present this article in a scholarly fashion, which lends credibility to the authors -- an issue that is extremely crucial considering their audience. While Germano et al. cite nearly no evidence for their argument, Lehr's article is packed with research regarding not only how students see revision and the writing process, but also about how teachers can address the problem. The information is specific, pointing to certain grade levels, activities, etc.
A closer look at these two articles, then, reveals that they have more similarities than differences. In fact, the only major difference between the two is the audience and factual information contained in the articles. In addition, these differences are warranted given the articles' different purposes. Germano et al.' s article can almost be seen as an extension of Lehr's -- encouraging professionals to take the same advice that they give their students. In fact, it is expressly because of their similarities and different audiences that readers can have a greater understanding of the writing process, especially revision, by analyzing them together. The fact that both articles suggest problems with student and professional revision stem from psychological and attitudinal reasons is of utmost importance. At first suggestion, it would seem odd that one scholar, let alone two, would identify psychology as the reason behind students and professionals' difficulty grasping the writing process. Still, the idea that writing and re-writing are punishment has been instilled in the American culture since its earliest days. A common punishment for students who misbehaved in class or did not have their work done was writing repeated lines on paper. Students have been forced to write book reports as punishment for not completing their work in class. Teachers who had back student drafts covered in red marks make students feel as if they are not good writers, even if the teacher comments that the students' ideas were interesting. While it is Lehr who focuses on the psychological aversion to revision based on the writing as punishment mentality, Germano et al. suggest that revision is psychologically attached to failure for professionals. Indeed, what professional does not loose heart when she receives a letter stating, "revise...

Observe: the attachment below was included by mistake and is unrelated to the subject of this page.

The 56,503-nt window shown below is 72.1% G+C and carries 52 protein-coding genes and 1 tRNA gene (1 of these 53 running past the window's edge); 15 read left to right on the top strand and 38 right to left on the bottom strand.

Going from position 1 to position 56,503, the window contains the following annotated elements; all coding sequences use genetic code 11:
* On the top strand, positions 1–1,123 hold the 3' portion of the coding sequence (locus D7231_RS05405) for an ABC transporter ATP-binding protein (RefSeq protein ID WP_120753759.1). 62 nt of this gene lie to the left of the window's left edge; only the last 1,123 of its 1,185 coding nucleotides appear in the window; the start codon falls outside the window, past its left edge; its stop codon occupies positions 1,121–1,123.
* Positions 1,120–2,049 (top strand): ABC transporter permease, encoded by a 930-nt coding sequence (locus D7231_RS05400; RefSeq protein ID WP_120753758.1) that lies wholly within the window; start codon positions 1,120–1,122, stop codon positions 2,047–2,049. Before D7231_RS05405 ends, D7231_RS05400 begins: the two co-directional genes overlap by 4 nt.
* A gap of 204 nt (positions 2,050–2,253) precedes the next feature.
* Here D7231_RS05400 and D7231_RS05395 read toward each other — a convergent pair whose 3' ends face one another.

Both articles implied that the first step to overcoming the difficulties that all writers face in the revising process is to acknowledge those difficulties. Writers need to understand that their struggle with revision may be psychological, and teachers need to understand that this may be true of their students. Adopting an attitude that sees revision as writing, struggling with ideas, and honing them, much like the pre-writing process -- will be both crucial and ultimately beneficial to writers at any level who seek to undertake any form of writing, whether it be poetry, creative fiction, or academic research. Thus, the contributions made by both Germano et al. And Lehr to the understanding of the writing process and especially revision are important, accurate, and insightful.
But it is similarly important to divulge what they have omitted, and they have made a rather large omission. While revision and the restructuring of revision, as well as writers' attitudes toward the topic has been an area recently explored by writers and scholars, there are the few who can produce quality content with few revisions, sometimes with no revision. While this can be frustrating for the revising writer, it will be just as important for the scholar to study the writing process of this writer as it is for the scholar to study the revising writer. Thus, a comparison and contrast of both Germano et al. And Lehr's articles allow writers to understand the importance of revision as a field of study, even opening up more areas for that study.
Germano William et al. "Revision as Writing, Writing as Revision." Modern Language
Association. 2007. 15 May 2009.
Lehr, Fran. "Revision in the Writing Process." B. NET. n.d. 15 May 2009.
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